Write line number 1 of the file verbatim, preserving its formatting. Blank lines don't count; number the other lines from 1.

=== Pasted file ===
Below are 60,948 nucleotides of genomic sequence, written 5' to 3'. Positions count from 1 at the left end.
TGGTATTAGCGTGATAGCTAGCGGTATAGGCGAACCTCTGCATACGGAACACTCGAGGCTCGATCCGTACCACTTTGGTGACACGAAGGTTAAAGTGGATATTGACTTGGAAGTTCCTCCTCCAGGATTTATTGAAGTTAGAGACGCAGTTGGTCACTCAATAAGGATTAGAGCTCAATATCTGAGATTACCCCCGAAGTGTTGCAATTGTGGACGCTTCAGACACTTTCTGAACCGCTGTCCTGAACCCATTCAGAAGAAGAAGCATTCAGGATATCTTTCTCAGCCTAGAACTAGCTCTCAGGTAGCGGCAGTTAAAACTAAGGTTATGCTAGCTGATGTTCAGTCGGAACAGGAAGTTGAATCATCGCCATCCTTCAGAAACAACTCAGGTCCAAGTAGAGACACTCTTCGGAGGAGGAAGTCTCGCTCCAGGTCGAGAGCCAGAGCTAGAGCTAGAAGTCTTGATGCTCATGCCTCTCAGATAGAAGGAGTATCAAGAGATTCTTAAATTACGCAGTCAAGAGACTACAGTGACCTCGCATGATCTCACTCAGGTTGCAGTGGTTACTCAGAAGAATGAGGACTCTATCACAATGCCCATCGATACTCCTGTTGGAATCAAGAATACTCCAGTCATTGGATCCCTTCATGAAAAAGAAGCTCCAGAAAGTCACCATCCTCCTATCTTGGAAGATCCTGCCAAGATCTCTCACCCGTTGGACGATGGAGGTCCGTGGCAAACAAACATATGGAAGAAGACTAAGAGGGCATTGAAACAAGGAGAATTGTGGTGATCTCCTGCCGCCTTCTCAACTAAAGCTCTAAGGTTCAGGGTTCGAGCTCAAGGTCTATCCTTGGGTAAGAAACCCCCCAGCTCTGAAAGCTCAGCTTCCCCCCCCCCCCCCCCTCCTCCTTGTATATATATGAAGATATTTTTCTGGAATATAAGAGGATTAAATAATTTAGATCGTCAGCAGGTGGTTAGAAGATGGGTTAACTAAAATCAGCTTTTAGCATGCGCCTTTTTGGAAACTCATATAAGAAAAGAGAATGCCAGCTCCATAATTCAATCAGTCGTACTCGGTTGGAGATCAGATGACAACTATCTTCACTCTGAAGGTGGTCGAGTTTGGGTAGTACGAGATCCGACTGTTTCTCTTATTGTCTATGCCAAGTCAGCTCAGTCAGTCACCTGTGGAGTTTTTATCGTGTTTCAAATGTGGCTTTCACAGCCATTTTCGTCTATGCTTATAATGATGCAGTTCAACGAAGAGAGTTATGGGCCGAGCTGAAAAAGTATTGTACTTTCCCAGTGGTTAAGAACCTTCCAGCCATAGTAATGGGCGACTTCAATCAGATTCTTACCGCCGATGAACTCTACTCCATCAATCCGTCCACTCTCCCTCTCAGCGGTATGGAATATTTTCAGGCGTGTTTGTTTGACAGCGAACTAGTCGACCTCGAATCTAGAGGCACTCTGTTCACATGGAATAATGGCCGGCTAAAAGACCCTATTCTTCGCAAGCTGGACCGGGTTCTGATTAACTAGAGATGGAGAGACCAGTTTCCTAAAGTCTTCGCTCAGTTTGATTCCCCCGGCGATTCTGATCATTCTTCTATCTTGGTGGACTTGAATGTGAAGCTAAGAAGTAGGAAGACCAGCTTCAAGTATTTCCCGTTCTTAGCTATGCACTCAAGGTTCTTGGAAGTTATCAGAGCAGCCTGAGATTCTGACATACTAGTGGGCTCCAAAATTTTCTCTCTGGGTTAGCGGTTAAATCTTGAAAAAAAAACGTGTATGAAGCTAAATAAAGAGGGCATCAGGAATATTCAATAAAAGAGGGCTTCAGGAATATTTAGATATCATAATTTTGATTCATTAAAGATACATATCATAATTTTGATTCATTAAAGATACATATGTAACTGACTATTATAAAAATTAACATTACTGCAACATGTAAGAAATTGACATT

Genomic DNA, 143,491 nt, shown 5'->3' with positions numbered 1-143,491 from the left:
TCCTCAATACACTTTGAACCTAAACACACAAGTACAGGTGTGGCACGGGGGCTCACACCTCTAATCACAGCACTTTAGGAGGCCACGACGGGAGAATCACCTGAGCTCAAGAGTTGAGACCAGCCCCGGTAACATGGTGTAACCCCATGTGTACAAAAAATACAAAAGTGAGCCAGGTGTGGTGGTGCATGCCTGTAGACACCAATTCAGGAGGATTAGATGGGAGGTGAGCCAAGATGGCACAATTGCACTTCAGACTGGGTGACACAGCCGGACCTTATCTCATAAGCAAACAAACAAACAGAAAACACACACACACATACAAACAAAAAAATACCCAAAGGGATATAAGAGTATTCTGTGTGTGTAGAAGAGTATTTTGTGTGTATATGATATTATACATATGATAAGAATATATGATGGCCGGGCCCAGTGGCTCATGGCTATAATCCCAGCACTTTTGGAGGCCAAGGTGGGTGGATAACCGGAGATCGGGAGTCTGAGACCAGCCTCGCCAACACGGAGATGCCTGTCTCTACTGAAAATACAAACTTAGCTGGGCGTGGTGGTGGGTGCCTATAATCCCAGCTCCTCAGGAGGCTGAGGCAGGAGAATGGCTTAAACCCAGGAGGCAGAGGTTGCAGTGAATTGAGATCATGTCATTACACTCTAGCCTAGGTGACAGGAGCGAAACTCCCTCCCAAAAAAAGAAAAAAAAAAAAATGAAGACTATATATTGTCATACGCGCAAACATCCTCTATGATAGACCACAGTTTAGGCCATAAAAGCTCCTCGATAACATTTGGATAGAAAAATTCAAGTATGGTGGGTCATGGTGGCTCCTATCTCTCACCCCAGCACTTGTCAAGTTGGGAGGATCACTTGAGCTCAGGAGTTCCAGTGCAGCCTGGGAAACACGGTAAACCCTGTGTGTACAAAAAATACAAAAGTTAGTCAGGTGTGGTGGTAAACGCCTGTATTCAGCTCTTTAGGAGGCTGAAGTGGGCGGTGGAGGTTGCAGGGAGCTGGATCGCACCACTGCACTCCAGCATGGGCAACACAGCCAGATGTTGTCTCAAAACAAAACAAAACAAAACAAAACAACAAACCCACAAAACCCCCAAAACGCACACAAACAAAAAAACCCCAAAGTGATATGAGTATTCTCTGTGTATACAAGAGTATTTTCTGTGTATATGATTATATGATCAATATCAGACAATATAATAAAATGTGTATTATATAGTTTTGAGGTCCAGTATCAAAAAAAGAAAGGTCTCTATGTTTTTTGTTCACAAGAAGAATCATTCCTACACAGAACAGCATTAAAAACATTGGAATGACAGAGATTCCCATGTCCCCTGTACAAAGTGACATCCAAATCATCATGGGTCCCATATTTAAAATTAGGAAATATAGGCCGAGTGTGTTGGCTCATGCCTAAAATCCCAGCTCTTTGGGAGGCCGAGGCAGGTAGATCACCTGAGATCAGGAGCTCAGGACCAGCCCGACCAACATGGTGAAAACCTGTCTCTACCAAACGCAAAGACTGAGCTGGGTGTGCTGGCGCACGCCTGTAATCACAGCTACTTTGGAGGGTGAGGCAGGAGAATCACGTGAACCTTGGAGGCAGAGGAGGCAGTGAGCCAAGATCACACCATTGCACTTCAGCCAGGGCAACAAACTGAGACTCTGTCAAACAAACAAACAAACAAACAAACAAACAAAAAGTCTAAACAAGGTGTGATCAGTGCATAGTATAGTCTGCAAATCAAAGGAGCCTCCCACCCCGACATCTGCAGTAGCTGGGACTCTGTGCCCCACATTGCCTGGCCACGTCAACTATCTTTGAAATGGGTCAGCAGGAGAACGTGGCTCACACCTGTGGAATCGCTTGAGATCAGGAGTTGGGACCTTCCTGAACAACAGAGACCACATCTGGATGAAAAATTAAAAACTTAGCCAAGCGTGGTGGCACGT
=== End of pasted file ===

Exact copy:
Below are 60,948 nucleotides of genomic sequence, written 5' to 3'. Positions count from 1 at the left end.